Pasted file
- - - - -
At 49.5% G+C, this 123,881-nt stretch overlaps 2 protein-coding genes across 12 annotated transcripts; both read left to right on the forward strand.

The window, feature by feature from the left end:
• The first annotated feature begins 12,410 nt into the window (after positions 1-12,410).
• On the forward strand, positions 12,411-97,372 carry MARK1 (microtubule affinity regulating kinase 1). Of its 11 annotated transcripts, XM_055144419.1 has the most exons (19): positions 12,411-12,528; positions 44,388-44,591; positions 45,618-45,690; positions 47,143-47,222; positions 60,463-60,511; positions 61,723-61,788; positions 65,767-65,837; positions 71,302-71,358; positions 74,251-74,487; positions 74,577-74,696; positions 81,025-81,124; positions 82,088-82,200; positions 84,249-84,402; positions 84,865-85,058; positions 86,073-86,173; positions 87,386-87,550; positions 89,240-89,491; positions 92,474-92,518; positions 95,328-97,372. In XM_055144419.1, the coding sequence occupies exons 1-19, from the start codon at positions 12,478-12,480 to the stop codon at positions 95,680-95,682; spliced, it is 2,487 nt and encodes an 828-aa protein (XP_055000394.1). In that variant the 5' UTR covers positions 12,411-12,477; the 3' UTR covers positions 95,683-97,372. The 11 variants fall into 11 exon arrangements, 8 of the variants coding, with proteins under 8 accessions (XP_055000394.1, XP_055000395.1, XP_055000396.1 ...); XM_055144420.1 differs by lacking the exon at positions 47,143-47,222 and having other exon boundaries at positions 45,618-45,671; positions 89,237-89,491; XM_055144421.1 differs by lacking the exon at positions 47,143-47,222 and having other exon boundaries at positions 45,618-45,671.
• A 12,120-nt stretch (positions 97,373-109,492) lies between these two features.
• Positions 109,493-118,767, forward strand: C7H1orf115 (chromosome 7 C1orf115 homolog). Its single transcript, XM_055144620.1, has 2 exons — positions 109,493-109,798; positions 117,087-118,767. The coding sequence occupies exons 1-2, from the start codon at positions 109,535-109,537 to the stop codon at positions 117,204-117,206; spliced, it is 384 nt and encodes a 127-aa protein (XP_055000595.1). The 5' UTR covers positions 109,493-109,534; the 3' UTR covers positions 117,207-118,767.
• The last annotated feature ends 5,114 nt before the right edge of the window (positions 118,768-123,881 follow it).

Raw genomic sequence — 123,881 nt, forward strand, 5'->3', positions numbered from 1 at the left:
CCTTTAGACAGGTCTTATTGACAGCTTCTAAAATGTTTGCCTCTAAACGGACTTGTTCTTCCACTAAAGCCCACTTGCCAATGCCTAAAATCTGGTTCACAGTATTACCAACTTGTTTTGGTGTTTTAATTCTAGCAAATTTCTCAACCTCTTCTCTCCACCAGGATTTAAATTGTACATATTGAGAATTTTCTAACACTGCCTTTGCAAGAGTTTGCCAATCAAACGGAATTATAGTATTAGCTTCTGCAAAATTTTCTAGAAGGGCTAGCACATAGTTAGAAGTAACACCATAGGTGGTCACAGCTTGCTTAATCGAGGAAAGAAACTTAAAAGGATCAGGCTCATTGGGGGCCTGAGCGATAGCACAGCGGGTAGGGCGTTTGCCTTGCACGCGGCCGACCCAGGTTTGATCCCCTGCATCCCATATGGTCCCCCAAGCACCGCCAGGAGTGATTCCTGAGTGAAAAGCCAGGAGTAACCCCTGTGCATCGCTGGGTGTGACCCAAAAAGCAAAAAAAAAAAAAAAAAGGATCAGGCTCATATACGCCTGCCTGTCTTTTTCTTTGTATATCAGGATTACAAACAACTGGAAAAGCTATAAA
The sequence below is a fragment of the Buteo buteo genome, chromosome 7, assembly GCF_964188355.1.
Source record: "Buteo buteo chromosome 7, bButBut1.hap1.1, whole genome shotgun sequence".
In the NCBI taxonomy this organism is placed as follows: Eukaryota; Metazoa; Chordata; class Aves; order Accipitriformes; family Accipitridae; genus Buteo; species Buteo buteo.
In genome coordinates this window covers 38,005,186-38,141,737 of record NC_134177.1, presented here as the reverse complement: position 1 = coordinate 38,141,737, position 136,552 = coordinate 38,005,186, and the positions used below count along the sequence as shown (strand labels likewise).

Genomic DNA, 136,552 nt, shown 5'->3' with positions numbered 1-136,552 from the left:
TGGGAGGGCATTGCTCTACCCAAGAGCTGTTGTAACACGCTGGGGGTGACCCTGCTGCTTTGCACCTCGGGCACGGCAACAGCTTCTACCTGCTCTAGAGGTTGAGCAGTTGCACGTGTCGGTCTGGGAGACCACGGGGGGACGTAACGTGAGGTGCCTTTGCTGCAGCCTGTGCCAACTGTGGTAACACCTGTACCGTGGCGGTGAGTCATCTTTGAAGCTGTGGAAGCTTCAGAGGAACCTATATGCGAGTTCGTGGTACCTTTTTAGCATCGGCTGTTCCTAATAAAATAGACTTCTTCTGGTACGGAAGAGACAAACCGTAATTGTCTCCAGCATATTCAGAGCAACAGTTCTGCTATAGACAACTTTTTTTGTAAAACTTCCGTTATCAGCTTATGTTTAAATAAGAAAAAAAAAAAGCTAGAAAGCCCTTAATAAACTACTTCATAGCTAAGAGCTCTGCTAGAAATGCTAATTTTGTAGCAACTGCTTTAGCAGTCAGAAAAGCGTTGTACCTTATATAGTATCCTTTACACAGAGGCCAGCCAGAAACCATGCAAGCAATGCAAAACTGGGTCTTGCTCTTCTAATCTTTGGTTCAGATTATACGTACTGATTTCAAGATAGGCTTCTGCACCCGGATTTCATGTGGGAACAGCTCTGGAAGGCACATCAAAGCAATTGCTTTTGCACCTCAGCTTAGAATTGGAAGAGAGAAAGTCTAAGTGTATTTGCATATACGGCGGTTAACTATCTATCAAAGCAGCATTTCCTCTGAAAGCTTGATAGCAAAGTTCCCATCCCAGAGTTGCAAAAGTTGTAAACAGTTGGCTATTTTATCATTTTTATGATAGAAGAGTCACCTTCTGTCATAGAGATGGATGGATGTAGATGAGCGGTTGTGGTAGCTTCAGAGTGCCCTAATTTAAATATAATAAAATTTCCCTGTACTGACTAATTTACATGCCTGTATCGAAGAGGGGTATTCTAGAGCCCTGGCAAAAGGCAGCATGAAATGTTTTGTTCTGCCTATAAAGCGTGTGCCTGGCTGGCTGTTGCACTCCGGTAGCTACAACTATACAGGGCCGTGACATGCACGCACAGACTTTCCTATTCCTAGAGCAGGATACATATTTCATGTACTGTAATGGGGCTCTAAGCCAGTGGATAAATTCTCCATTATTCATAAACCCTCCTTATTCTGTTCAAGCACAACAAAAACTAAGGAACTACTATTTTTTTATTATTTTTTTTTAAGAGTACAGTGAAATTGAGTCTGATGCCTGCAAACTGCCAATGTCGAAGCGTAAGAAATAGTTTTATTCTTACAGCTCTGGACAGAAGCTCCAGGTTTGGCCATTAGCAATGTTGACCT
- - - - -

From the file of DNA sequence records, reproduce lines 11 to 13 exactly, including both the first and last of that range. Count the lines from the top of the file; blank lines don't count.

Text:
Source record: "Buteo buteo chromosome 7, bButBut1.hap1.1, whole genome shotgun sequence".
In the NCBI taxonomy this organism is placed as follows: Eukaryota; Metazoa; Chordata; class Aves; order Accipitriformes; family Accipitridae; genus Buteo; species Buteo buteo.
In genome coordinates this window covers 38,005,186-38,141,737 of record NC_134177.1, presented here as the reverse complement: position 1 = coordinate 38,141,737, position 136,552 = coordinate 38,005,186, and the positions used below count along the sequence as shown (strand labels likewise).